Are people really suggesting if they were invited to a party their parents' friends were throwing, and later discovered their best mate was having a party they'd say "ahh no, I'll go to the random's party"

Bollocks to that. Sometimes people's diaries change and that's ok.

As for "what if no-one turns up". I'm sure the kid would be just as upset if only a kid he doesn't know turns up because His mum's friend came.

Any parent would understand and if they don't they are being idiots.

Marinemarie Mon 21-Oct-19 12:37:08

It’s rude and sends a bad message to your child that she can let people down if she gets a better opportunity. Especially if you lie

tomboytown Mon 21-Oct-19 12:37:33

I’d say sorry I’m double booked and go to both for an hour each

BrokenWing Mon 21-Oct-19 12:38:06

Honestly, if its a small party at home and you've accepted I'd go to As.

Unless you can speak frankly to the mum who is your friend and find out if her dd isn't bothered and your dd definitely wont be missed.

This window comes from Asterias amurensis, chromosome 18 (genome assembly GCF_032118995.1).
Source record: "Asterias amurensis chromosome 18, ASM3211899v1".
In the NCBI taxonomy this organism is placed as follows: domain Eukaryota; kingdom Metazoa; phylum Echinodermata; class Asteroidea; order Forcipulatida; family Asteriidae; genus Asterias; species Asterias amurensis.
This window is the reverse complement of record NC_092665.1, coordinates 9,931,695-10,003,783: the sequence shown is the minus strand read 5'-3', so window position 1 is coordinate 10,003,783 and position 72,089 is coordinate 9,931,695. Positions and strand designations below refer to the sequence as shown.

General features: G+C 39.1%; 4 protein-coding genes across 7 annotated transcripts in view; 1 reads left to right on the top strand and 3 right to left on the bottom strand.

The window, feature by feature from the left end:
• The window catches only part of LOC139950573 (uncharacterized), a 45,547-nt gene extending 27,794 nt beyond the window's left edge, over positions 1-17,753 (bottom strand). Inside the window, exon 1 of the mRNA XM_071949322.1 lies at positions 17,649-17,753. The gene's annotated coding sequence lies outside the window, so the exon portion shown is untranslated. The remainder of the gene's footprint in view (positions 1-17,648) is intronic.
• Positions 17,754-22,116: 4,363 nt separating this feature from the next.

diddl Mon 21-Oct-19 12:38:13

Could you talk to the mum of B-if others have the same problem she might be able/willing to change hers?

If not, then I think that she should go to A's & do something with B when convenient.

MintyMabel Mon 21-Oct-19 12:40:03

It’s rude and sends a bad message to your child that she can let people down if she gets a better opportunity

She's 4, FGS🙄

But if you want to get all "socially acceptable" about it she didn't accept the invite to the first party, her mother did.

Let her go to her friend's party FFS.

Pinkyyy Mon 21-Oct-19 12:40:54

Would doing a bit of both be a possibility?

Marylou2 Mon 21-Oct-19 12:42:53

Definitely honour your initial commitment to Child As party. Explain to Child Bs mum and invite Child B for tea next week or whenever is convenient.

cornish009 Mon 21-Oct-19 12:43:56

Bollocks to that. Sometimes people's diaries change and that's ok.

As for "what if no-one turns up". I'm sure the kid would be just as upset if only a kid he doesn't know turns up because His mum's friend came.